Common symptoms of pulmonary embolism

Pulmonary embolism occurs when either of the pulmonary arteries is being blocked due to something. This blockage is generally caused by a blood clot migrated from other parts of the body; however, this is not always the case. This blockage can also be created by air bubbles, fats from the bone marrow let loose into blood during a fracture, or due to amniotic fluid. 

A pulmonary embolism cuts off the supply of blood. This has two consequences: either the lung tissue starved of blood dies off (pulmonary infarct) or the oxygen level in the lung diminishes. Pulmonary embolism symptoms are normally experienced due to reduced oxygen levels in the blood. Pulmonary embolism symptoms develop suddenly and can be life threatening. Common pulmonary embolism symptoms include shortness of breath worsened by exertion and not relieved by rest. Chest pain, similar to a heart attack, but not alleviated by rest, is another common symptom. Other common pulmonary embolism symptoms include a cough that may produce blood-colored sputum or blood itself, pain and swelling in the calf, clammy and bluish skin (cyanosis), fever, rapid or irregular pulse, excessive perspiration, and dizziness.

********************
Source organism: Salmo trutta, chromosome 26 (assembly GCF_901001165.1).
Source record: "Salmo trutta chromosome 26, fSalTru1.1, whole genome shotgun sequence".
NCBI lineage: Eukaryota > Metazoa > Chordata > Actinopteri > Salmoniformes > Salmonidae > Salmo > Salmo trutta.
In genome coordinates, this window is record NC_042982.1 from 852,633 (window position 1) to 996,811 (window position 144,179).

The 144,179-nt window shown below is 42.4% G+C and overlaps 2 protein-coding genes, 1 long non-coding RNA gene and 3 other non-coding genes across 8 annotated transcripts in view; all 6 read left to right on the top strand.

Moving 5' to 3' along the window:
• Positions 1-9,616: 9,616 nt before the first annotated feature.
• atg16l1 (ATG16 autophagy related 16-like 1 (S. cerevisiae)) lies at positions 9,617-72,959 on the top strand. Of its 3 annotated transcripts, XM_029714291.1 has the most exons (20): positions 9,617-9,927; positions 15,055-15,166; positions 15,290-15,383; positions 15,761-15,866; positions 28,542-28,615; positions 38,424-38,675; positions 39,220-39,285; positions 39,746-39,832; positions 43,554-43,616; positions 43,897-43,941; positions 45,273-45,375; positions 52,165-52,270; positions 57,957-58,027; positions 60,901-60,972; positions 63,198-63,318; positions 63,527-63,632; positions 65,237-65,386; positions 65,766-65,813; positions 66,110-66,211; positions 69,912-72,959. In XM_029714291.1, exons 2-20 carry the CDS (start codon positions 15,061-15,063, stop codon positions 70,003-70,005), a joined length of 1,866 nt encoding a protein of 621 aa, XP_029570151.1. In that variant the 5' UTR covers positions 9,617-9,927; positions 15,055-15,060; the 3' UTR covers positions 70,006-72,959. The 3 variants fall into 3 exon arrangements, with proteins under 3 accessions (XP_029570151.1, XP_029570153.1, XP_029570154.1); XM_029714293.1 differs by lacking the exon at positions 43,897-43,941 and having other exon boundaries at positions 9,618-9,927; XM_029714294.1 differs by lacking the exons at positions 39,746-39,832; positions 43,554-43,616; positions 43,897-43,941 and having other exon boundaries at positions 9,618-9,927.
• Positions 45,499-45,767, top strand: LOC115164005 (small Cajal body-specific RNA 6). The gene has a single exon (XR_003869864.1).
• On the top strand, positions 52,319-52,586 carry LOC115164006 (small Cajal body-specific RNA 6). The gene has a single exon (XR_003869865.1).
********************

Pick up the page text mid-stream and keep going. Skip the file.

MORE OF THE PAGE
Pulmonary embolism can be life threatening and needs immediate medical attention. The treatments are aimed at dissolving the clot quickly and restoring the circulation. Anticoagulant heparin is frequently used. These drugs prevent the formation of new clots while the body works to dissolve the clot. Oral agents take slightly longer time to start their work. However, there are newer, quick-acting drugs that need no overlapping with heparin.

Normally the body’s mechanisms keep blood from clotting. However, there are factors that encourage clot formation like slow circulation and stagnation especially in the legs. These factors also include traveling for long distances, sitting in cramped spaces, post surgery, heart attacks, fractures, long bed rests, surgeries like knee replacements, pregnancy, treatments with estrogens, obesity, and breast cancers.

It is critical that the public is aware of pulmonary embolism symptoms. Otherwise, there is always a possibility that a potentially dangerous condition becomes life threatening.

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